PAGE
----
The U.S. inflation rate continues to be at the highest levels in years, and the Fed has indicated it will raise interest rates to dampen those numbers. But taking action against inflation could hurt employment numbers, just when people are returning to the post-pandemic workforce.
Ford School professor Betsey Stevenson discussed how to achieve that balance in a series of appearances in media outlets.
She explained the conflicting pressures on Balance of Power on Bloomberg TV. “We are seeing a lot of people being hired, a lot of people going into new jobs, and we don’t see a lot of upward wage pressure contributing to inflation. So it’s absolutely true that the Fed has to cool demand in our economy right now. But it’s not clear to me they need to cool the labor market. What they want is to cool demand while trying to keep the labor market where it’s at without a spike in unemployment. That’s obviously a really tough job for them. Can they get inflation down without bringing unemployment up? Certainly that should be their goal.”
She discussed one factor in the tight job market with the Financial Times, saying that the shock of the pandemic had resulted in big societal shifts, with more Americans cooking their own food and caring for children and elders. “I do wonder whether there has been a shift in preferences to wanting a little bit less work and a little bit more, ‘do things for ourselves’,” she said.
One indication that people are not worried about an impending recession is that they are spending down their savings, according to a segment on Marketplace. “If the threat of a recession is looming, the smart thing to do is build your savings up,” Stevenson said. But so far, Americans seem confident that they’ll keep their jobs and their pay will keep rising, the article states.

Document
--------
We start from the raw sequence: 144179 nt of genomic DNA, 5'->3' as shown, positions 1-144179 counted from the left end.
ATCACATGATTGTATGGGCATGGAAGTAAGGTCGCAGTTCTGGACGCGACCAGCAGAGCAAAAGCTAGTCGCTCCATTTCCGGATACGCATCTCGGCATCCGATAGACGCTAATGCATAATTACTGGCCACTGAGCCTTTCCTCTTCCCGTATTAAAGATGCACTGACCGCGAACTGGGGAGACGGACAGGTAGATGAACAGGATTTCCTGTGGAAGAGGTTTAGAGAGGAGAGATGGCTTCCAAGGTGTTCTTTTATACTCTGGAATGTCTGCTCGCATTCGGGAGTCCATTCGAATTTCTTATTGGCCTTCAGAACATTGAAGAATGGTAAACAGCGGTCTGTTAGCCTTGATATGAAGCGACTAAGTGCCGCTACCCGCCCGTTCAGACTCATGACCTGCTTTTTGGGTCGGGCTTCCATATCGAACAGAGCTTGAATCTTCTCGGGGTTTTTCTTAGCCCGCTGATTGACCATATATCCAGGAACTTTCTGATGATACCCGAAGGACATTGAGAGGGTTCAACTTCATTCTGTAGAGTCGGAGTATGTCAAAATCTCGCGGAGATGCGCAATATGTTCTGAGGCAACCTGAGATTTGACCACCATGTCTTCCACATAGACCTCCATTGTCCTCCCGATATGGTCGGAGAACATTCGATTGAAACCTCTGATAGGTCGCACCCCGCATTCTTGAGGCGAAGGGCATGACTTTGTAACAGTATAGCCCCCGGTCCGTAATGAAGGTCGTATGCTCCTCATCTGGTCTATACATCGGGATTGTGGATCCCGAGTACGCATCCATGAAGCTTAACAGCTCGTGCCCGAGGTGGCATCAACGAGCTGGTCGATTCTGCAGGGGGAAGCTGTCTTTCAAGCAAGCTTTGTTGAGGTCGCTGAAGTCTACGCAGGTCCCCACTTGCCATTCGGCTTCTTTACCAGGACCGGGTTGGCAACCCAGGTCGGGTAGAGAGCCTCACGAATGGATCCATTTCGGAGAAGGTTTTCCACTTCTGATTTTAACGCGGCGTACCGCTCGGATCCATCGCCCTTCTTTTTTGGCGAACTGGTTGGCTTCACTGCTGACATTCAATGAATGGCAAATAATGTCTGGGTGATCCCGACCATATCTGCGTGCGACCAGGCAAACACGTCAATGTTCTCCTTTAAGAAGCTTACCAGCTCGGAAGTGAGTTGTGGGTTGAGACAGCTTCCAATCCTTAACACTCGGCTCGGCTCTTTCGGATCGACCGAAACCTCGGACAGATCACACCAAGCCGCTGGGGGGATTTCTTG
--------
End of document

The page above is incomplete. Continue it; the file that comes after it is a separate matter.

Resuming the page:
For the Talking Feds podcast, Stevenson said her fear about inflation was that it would move from the goods-producing sector to the service sector. “We need to be forward-looking, not complaining about the inflation that we have had in the past, but just asking ourselves, ‘Do we have the bandwidth in the labor market? Do we have the immigration policies necessary for hiring?’ In order to make sure that we don’t see inflation accelerate through services.”
So far, that has not been the case, she told Marketplace in another appearance. “We don’t see that inflation is the highest in sectors that have been paying workers more.” Rather, she said, prices have shot up fastest for things that aren’t affected by the job market — like housing and energy.
Regarding fuel costs, it is a classic supply and demand scenario, she told Andy Slavitt's In The Bubble podcast. Just as the world economy is emerging from the pandemic slowdown and demand is up, world events including the Russian invasion of Ukraine are diminishing supply.
You can read, hear, and watch the appearances here:
- Gas Up, Stocks Down: How to Weather Today’s Economy, In the Bubble, June 3, 2022
- Job openings are still near record highs — and still outnumber applicants, Marketplace, June 1, 2022
- Balance of Power, Bloomberg, June 1, 2022
- Economics at Home and Abroad, Talking Feds, June 1, 202
- Consumers are spending up a storm — and spending down their savings, Marketplace, May 27, 2022
- Where are the workers? The US states and sectors with the tightest jobs markets, Financial Times, May 25, 2022